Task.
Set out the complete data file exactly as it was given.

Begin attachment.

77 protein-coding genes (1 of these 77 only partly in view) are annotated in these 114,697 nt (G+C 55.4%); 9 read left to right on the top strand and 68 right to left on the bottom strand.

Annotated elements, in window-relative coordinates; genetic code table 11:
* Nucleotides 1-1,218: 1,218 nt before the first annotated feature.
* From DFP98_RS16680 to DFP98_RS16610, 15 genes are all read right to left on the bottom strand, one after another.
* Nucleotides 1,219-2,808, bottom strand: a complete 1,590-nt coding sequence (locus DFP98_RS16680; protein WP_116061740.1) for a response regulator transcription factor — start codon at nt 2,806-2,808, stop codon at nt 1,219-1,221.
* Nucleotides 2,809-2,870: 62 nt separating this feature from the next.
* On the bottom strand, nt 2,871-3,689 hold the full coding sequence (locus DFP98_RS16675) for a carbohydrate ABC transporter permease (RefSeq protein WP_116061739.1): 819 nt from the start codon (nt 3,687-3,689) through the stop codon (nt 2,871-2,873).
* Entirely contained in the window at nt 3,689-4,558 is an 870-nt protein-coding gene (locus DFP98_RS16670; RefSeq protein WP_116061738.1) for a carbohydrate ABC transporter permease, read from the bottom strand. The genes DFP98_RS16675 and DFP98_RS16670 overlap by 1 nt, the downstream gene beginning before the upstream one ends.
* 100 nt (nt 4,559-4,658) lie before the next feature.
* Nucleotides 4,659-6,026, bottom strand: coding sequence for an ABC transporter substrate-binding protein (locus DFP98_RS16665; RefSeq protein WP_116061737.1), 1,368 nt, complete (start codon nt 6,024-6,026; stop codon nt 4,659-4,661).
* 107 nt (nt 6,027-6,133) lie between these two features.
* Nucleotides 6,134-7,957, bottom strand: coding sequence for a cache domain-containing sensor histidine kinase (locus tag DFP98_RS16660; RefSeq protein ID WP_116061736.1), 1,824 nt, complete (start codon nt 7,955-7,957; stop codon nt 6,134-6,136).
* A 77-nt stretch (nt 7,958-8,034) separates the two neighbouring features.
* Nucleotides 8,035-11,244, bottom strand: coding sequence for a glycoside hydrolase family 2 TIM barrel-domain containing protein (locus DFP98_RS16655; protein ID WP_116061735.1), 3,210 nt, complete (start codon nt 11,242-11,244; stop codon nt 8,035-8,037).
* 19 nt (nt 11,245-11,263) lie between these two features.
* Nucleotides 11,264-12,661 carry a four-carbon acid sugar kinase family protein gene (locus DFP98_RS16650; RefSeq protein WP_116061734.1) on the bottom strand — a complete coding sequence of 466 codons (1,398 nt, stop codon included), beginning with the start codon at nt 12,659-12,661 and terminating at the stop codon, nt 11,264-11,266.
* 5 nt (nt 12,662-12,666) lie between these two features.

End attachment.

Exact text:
77 protein-coding genes (1 of these 77 only partly in view) are annotated in these 114,697 nt (G+C 55.4%); 9 read left to right on the top strand and 68 right to left on the bottom strand.

Annotated elements, in window-relative coordinates; genetic code table 11:
* Nucleotides 1-1,218: 1,218 nt before the first annotated feature.
* From DFP98_RS16680 to DFP98_RS16610, 15 genes are all read right to left on the bottom strand, one after another.
* Nucleotides 1,219-2,808, bottom strand: a complete 1,590-nt coding sequence (locus DFP98_RS16680; protein WP_116061740.1) for a response regulator transcription factor — start codon at nt 2,806-2,808, stop codon at nt 1,219-1,221.
* Nucleotides 2,809-2,870: 62 nt separating this feature from the next.
* On the bottom strand, nt 2,871-3,689 hold the full coding sequence (locus DFP98_RS16675) for a carbohydrate ABC transporter permease (RefSeq protein WP_116061739.1): 819 nt from the start codon (nt 3,687-3,689) through the stop codon (nt 2,871-2,873).
* Entirely contained in the window at nt 3,689-4,558 is an 870-nt protein-coding gene (locus DFP98_RS16670; RefSeq protein WP_116061738.1) for a carbohydrate ABC transporter permease, read from the bottom strand. The genes DFP98_RS16675 and DFP98_RS16670 overlap by 1 nt, the downstream gene beginning before the upstream one ends.
* 100 nt (nt 4,559-4,658) lie before the next feature.
* Nucleotides 4,659-6,026, bottom strand: coding sequence for an ABC transporter substrate-binding protein (locus DFP98_RS16665; RefSeq protein WP_116061737.1), 1,368 nt, complete (start codon nt 6,024-6,026; stop codon nt 4,659-4,661).
* 107 nt (nt 6,027-6,133) lie between these two features.
* Nucleotides 6,134-7,957, bottom strand: coding sequence for a cache domain-containing sensor histidine kinase (locus tag DFP98_RS16660; RefSeq protein ID WP_116061736.1), 1,824 nt, complete (start codon nt 7,955-7,957; stop codon nt 6,134-6,136).
* A 77-nt stretch (nt 7,958-8,034) separates the two neighbouring features.
* Nucleotides 8,035-11,244, bottom strand: coding sequence for a glycoside hydrolase family 2 TIM barrel-domain containing protein (locus DFP98_RS16655; protein ID WP_116061735.1), 3,210 nt, complete (start codon nt 11,242-11,244; stop codon nt 8,035-8,037).
* 19 nt (nt 11,245-11,263) lie between these two features.
* Nucleotides 11,264-12,661 carry a four-carbon acid sugar kinase family protein gene (locus DFP98_RS16650; RefSeq protein WP_116061734.1) on the bottom strand — a complete coding sequence of 466 codons (1,398 nt, stop codon included), beginning with the start codon at nt 12,659-12,661 and terminating at the stop codon, nt 11,264-11,266.
* 5 nt (nt 12,662-12,666) lie between these two features.